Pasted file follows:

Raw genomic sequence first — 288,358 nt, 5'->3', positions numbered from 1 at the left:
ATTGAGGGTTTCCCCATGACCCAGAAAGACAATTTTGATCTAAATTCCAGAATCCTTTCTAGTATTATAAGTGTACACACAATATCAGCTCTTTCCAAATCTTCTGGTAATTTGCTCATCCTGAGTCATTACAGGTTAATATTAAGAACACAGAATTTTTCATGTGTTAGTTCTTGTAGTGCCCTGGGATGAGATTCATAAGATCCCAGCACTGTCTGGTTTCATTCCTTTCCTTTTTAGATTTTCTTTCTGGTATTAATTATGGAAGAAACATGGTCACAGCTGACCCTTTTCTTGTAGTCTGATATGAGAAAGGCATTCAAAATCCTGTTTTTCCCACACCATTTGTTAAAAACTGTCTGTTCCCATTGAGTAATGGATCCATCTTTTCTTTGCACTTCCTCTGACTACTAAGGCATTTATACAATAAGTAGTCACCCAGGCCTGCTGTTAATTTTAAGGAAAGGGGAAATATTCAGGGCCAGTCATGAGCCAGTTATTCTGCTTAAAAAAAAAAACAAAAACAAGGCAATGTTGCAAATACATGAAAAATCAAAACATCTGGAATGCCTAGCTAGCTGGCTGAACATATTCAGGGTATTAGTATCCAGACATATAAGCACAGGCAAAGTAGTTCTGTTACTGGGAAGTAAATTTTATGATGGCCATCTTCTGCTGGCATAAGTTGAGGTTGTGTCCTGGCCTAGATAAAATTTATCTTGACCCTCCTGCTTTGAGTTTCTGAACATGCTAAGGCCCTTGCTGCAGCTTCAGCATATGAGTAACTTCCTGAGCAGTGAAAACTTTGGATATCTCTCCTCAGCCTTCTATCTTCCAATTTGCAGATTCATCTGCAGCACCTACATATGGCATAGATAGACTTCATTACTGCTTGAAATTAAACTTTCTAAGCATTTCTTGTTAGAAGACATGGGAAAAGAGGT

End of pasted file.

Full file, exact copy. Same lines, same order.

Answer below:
Raw genomic sequence first — 288,358 nt, 5'->3', positions numbered from 1 at the left:
ATTGAGGGTTTCCCCATGACCCAGAAAGACAATTTTGATCTAAATTCCAGAATCCTTTCTAGTATTATAAGTGTACACACAATATCAGCTCTTTCCAAATCTTCTGGTAATTTGCTCATCCTGAGTCATTACAGGTTAATATTAAGAACACAGAATTTTTCATGTGTTAGTTCTTGTAGTGCCCTGGGATGAGATTCATAAGATCCCAGCACTGTCTGGTTTCATTCCTTTCCTTTTTAGATTTTCTTTCTGGTATTAATTATGGAAGAAACATGGTCACAGCTGACCCTTTTCTTGTAGTCTGATATGAGAAAGGCATTCAAAATCCTGTTTTTCCCACACCATTTGTTAAAAACTGTCTGTTCCCATTGAGTAATGGATCCATCTTTTCTTTGCACTTCCTCTGACTACTAAGGCATTTATACAATAAGTAGTCACCCAGGCCTGCTGTTAATTTTAAGGAAAGGGGAAATATTCAGGGCCAGTCATGAGCCAGTTATTCTGCTTAAAAAAAAAAACAAAAACAAGGCAATGTTGCAAATACATGAAAAATCAAAACATCTGGAATGCCTAGCTAGCTGGCTGAACATATTCAGGGTATTAGTATCCAGACATATAAGCACAGGCAAAGTAGTTCTGTTACTGGGAAGTAAATTTTATGATGGCCATCTTCTGCTGGCATAAGTTGAGGTTGTGTCCTGGCCTAGATAAAATTTATCTTGACCCTCCTGCTTTGAGTTTCTGAACATGCTAAGGCCCTTGCTGCAGCTTCAGCATATGAGTAACTTCCTGAGCAGTGAAAACTTTGGATATCTCTCCTCAGCCTTCTATCTTCCAATTTGCAGATTCATCTGCAGCACCTACATATGGCATAGATAGACTTCATTACTGCTTGAAATTAAACTTTCTAAGCATTTCTTGTTAGAAGACATGGGAAAAGAGGT